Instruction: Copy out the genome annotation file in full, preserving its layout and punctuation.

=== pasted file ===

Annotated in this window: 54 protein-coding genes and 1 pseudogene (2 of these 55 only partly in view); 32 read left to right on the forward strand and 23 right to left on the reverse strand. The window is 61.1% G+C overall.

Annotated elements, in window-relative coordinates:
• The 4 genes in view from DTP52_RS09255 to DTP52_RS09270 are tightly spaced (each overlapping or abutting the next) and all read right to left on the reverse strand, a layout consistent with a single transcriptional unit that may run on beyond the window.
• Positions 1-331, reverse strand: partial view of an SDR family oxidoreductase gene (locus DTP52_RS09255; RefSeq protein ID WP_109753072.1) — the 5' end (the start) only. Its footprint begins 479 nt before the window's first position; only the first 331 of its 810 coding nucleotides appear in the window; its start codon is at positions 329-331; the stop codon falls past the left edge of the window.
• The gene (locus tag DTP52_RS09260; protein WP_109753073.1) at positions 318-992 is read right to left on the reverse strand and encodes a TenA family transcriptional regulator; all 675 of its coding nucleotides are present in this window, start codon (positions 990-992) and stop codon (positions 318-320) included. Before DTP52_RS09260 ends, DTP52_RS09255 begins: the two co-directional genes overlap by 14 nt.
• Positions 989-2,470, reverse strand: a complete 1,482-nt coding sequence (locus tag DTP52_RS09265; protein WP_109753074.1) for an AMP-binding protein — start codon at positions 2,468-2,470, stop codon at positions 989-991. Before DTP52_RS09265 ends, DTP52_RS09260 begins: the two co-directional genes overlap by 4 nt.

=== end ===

Annotated in this window: 54 protein-coding genes and 1 pseudogene (2 of these 55 only partly in view); 32 read left to right on the forward strand and 23 right to left on the reverse strand. The window is 61.1% G+C overall.

Annotated elements, in window-relative coordinates:
• The 4 genes in view from DTP52_RS09255 to DTP52_RS09270 are tightly spaced (each overlapping or abutting the next) and all read right to left on the reverse strand, a layout consistent with a single transcriptional unit that may run on beyond the window.
• Positions 1-331, reverse strand: partial view of an SDR family oxidoreductase gene (locus DTP52_RS09255; RefSeq protein ID WP_109753072.1) — the 5' end (the start) only. Its footprint begins 479 nt before the window's first position; only the first 331 of its 810 coding nucleotides appear in the window; its start codon is at positions 329-331; the stop codon falls past the left edge of the window.
• The gene (locus tag DTP52_RS09260; protein WP_109753073.1) at positions 318-992 is read right to left on the reverse strand and encodes a TenA family transcriptional regulator; all 675 of its coding nucleotides are present in this window, start codon (positions 990-992) and stop codon (positions 318-320) included. Before DTP52_RS09260 ends, DTP52_RS09255 begins: the two co-directional genes overlap by 14 nt.
• Positions 989-2,470, reverse strand: a complete 1,482-nt coding sequence (locus tag DTP52_RS09265; protein WP_109753074.1) for an AMP-binding protein — start codon at positions 2,468-2,470, stop codon at positions 989-991. Before DTP52_RS09265 ends, DTP52_RS09260 begins: the two co-directional genes overlap by 4 nt.